The Personal Computing Paradigm
Macworld Expo Boston
Early this month Evan Trent, ATPM’s Webzinger, and I attended the annual Macworld Expo in Boston. About 50,000 Mac users came from near and far to visit many exhibiter booths housed in the World Trade Center and Bayside Exposition Center buildings. One great thing about Macworld Expos is that when you’re milling around amongst thousands of fellow Mac users, you feel reassured that Apple isn’t dead. There are still real-life people who use Macs. You see the whole spectrum of users: corporate types, elementary-school students, artists, engineers, teachers, teenagers, programmers, and senior citizens. This year, I noticed several differences from previous Expos. They alerted me to the fact that Apple is no longer the strong, vibrant company it once was; but the enthusiasm of the attendees proved that, contrary to press reports, not everyone is abandoning the Mac.
You already know the biggest news of the show: Steve Jobs’ Keynote Address. Rather than rehashing things that have been widely reported in the mainstream media, I’ll just skip to my analysis. Several sources I’ve read say that Apple discovered a crucial piece of evidence for its QuickTime suit against Microsoft. Rather than fighting it out for months (years?) in court, Job’s tried to use it as an opportunity to revive Apple’s credibility. I think he made the right decision. It seems that Apple has very little to lose and quite a bit to gain from the deal. Technologies, such as QuickTime, in which Microsoft has an interest are already cross-platform, so the patent-swapping portion of the deal doesn’t really hurt Apple. Internet Explorer becomes the default browser for the Mac, but Netscape will still be on the Mac OS CD. I personally feel that IE is a better browser, so I think it’s a good deal for Mac users. Microsoft Office for the Mac is now guaranteed for the next five years. Microsoft would probably have developed it anyway, but now it’s official. The next release of Office will be a full Mac version, not a mere port of Office for Windows to the Macintosh environment. Microsoft used to make excellent Mac business software, maybe they still can. Finally, Microsoft invests a small amount of money (for Microsoft) in Apple. This has already generated some good press for Apple.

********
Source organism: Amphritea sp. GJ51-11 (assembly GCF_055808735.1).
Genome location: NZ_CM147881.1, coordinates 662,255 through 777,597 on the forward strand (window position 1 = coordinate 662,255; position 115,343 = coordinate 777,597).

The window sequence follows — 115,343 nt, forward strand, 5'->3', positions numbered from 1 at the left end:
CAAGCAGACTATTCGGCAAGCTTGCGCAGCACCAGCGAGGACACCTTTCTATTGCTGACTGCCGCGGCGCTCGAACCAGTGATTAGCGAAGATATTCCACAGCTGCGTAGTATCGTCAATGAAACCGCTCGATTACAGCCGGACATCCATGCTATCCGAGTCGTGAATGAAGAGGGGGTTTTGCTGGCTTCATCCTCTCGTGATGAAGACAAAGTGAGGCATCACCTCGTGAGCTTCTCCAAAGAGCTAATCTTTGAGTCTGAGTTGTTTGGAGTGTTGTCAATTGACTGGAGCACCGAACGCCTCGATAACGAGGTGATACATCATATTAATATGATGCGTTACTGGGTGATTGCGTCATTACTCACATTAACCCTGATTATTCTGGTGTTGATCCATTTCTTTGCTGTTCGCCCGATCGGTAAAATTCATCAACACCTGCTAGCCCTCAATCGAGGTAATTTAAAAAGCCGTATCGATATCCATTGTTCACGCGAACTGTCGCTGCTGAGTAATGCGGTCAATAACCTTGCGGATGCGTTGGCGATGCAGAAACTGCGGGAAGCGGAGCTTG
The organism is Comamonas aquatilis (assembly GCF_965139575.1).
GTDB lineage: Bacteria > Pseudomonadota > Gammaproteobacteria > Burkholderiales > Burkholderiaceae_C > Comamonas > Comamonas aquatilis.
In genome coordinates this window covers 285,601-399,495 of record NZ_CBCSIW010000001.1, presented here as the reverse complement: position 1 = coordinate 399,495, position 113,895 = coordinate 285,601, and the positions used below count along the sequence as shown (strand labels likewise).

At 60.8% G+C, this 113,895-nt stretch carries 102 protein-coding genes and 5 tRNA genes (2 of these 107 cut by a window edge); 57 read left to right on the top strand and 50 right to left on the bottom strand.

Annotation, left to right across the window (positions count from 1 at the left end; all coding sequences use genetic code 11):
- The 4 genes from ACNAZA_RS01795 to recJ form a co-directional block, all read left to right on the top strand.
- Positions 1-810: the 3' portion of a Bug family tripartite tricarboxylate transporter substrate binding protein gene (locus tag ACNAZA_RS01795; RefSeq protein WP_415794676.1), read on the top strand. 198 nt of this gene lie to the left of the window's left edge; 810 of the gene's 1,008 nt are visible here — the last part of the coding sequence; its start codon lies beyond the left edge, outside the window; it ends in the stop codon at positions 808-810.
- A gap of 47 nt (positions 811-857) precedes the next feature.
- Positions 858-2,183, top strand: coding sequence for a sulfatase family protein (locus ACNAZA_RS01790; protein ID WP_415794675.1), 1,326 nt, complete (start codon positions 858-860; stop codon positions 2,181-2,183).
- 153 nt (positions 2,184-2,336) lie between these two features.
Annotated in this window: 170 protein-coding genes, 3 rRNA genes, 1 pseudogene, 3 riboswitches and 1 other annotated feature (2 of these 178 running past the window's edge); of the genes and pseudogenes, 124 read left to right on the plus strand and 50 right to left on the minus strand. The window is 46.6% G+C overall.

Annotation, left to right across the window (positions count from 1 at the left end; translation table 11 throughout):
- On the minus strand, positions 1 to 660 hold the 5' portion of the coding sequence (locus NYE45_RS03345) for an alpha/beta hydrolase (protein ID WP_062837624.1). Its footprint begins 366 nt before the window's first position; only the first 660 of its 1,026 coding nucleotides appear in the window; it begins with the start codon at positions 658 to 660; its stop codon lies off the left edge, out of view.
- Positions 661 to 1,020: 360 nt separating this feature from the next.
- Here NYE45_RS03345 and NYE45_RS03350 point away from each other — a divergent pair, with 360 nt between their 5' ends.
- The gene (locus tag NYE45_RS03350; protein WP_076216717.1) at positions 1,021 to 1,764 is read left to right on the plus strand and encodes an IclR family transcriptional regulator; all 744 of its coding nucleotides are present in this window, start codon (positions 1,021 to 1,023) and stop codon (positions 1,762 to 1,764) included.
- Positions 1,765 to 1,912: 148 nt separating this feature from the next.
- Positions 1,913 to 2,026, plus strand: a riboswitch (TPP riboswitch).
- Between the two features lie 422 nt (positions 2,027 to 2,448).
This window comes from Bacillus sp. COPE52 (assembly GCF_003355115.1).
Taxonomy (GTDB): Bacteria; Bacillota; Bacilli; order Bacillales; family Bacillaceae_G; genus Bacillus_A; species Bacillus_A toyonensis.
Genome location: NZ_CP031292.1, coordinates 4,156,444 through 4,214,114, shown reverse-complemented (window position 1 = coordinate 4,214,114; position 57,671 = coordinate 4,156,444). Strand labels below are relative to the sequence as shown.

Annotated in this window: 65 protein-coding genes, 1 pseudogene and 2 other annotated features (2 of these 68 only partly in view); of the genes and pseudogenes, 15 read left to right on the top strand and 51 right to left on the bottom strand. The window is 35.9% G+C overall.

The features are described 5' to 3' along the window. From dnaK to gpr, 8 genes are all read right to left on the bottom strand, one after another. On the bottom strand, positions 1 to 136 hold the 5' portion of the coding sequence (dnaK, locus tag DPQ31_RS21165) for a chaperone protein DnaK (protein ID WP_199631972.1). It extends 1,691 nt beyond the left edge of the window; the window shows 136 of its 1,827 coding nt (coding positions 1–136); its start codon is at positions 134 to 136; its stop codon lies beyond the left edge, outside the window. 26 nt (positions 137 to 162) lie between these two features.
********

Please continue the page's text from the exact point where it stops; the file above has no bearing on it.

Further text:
So it seems that every point in the deal is either good for Apple or doesn’t hurt it. Of course, it’s also a win-win deal for Microsoft. If Apple lives, they’ll sell us Office. If not, we’ll buy Windows 98/NT and Office for Windows.